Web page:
What is an Amusement Park?
Amusement parks are self-contained areas that include shops, rides, and restaurants, usually spread over several a significant amount of space. In contrast to carnivals or fairs, many of the larger amusement venues are sprawling, permanent conglomerations that take up a number of square miles (square kilometers). Many are more amusement complexes than parks.
When amusement parks are mentioned, most people in the United States immediately think of Disney World® and Disneyland®, Six Flags®, Busch Gardens®, or Knotts Berry Farm®. Actually, of these five, Disney World® and Disneyland® are actually theme parks. A theme park has a distinctive theme, or themes, to its layout, rides, shops, and attractions.
The idea can be traced back at least to medieval times, when bands of entertainers and musicians would gather in a town field or park to wield their skills for the amusement of the townsfolk. At the conclusion of a number of days or weeks, these performers would move on to the next town. Bartholomew Fair, begun in England around the year 1133, is often cited as the first dedicated amusement park.
The amusement park as people know it in modern is merely the latest incarnation of this ancient concept. In its early stages, it was a bucolic public park with tents, buildings, and stalls, erected to offer various forms of music, food, entertainment and amusement. The entertainment often ranged from circus acts to portrait artists. The Ferris wheel was the first amusement ride.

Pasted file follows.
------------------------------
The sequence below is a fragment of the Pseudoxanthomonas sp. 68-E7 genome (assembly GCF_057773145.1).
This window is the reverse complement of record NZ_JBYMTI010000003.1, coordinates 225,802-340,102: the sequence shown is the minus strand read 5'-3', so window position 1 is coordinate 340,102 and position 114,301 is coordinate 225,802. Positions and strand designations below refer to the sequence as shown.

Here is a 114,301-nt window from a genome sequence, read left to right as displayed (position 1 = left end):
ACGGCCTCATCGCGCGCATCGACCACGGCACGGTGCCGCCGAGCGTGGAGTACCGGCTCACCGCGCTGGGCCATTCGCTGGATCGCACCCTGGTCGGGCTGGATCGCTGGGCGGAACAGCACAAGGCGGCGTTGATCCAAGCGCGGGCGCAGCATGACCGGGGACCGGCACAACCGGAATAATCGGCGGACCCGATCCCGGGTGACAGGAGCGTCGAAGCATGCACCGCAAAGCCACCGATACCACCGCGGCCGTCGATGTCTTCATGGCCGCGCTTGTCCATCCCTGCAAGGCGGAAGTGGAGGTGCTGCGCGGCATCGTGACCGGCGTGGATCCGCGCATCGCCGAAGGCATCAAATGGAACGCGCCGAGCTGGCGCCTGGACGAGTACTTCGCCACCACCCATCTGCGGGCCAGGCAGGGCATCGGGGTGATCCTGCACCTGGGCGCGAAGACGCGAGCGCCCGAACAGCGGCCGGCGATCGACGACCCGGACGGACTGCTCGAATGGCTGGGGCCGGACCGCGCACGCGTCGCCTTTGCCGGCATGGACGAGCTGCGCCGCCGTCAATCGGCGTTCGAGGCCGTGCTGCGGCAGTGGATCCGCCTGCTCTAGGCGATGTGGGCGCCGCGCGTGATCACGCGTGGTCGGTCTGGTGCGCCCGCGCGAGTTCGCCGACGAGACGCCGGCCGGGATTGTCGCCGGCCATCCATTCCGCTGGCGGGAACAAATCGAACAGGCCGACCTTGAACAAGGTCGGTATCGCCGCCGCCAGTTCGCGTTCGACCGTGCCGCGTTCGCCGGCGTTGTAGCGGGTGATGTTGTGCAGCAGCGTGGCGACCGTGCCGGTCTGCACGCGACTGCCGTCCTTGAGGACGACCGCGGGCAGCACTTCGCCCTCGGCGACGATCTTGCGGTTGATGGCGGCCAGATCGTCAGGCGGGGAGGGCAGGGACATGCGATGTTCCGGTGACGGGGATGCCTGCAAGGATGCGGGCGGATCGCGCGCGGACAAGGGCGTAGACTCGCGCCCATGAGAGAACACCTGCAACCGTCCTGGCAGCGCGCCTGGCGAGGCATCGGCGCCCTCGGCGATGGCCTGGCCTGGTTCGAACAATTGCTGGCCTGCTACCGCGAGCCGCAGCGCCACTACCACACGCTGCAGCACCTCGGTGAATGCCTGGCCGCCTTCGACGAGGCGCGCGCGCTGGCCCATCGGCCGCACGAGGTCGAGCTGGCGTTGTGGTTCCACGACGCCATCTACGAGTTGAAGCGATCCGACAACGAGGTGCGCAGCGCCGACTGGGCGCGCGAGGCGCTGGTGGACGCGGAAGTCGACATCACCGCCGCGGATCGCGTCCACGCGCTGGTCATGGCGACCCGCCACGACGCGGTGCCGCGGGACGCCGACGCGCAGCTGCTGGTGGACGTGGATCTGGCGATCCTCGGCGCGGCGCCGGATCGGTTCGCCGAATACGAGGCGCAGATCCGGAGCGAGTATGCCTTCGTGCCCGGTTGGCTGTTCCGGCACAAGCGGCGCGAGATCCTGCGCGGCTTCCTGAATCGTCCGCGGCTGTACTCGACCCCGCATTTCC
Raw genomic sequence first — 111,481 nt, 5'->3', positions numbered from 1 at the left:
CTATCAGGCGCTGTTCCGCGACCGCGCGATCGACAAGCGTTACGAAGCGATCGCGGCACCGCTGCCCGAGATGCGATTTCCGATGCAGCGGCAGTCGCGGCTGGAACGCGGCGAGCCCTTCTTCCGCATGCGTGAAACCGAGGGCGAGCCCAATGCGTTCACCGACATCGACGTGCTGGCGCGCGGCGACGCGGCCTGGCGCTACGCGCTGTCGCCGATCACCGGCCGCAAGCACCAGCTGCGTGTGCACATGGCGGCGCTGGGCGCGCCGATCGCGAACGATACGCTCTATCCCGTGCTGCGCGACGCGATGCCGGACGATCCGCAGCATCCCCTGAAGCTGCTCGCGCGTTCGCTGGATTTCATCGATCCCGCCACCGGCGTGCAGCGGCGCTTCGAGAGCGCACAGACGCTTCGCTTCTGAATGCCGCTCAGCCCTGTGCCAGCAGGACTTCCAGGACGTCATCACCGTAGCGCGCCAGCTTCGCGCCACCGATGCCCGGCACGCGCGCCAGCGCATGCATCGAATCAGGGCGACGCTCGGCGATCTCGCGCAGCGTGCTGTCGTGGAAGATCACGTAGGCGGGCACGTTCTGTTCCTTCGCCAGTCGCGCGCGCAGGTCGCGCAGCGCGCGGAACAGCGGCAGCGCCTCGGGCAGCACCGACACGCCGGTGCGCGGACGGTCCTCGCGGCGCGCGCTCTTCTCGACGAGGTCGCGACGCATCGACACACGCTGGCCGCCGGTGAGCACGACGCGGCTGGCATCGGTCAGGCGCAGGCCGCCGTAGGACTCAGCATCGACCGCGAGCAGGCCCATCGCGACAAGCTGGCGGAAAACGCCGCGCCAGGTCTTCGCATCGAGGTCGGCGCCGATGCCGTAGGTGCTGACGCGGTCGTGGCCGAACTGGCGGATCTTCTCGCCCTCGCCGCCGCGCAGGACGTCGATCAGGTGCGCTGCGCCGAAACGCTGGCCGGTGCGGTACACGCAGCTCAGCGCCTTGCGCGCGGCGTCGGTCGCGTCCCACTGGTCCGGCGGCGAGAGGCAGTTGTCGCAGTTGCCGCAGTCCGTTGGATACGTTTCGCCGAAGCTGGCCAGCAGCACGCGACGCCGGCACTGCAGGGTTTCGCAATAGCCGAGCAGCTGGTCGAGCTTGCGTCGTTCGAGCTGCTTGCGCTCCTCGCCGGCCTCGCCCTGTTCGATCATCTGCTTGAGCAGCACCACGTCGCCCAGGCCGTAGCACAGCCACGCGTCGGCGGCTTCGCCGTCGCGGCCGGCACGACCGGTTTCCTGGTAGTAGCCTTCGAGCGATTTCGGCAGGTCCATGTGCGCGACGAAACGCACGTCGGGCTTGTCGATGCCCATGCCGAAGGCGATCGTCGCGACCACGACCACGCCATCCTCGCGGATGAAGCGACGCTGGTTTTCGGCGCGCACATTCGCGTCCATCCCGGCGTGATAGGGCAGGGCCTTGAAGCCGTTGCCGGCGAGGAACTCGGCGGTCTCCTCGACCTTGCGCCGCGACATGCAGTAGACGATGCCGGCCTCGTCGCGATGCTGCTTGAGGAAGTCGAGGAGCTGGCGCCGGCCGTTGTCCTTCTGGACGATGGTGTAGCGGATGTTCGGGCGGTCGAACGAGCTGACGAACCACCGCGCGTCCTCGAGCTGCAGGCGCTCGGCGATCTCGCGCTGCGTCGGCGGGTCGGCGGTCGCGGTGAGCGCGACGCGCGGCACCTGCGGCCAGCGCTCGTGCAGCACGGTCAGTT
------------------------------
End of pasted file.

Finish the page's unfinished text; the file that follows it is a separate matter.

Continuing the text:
Reaching their zenith in the U.S. in the mid to late 1920s, amusement parks have been in decline ever since. One of the more well known vestiges of the their heyday is Coney Island in New York City. Another is the Navy Pier in Chicago.
Roller coasters, Ferris wheels, merry-go-rounds, and various other mechanical thrill-rides and amusements, are a staple of modern amusement complexes. In a theme park, these thrill-rides are devoted to a particular theme, such as the jungle or outer space. In the case of Disney World® and Disneyland®, the various themes are taken from Disney® cartoon characters and movies.
The park is designed, as the name implies, for amusement of young and old. A roller coaster is intended as a ride for adults and adolescents, the merry-go-round for younger children, and the Ferris wheel is suitable for just about anyone. A word of warning: those with a fear of heights, speed, or seemingly uncontrolled descents may want to stay away from the roller coasters.
Our youth group would make an annual trip to Worlds of Fun amusement park. I used to go along as a sponsor but found as I got older I couldn't ride as many rides as I could when I was a teenager. The rides that would spin in circles would make me sick to my stomach.
I always told the kids to enjoy the rides now when they are young. Even though this was a long day for everyone it was something the kids always looked forward to every year.
I think one of my favorite attractions at an amusement park is the bumper cars. This is really a lot of fun when you know several other people who are also riding in one of the cars. It's a lot more fun crashing into someone you know than a stranger.
We have a local amusement park that is just about 10 miles from us. While this isn't anything nearly as big as some of the well known amusement parks, it is a great place to go with the kids. In addition to all the rides, it also has a water park. Even though this is considered a small amusement park it still has 3 roller coasters, which happen to be our favorites.
I think it can be kind of expensive for a one day pass to an amusement park and since we are so close we buy a season pass. This way we can enjoy the park even if we only have a few hours and only have to pay once a year for a season pass. This has saved us a lot of money and provided us with many days of fun.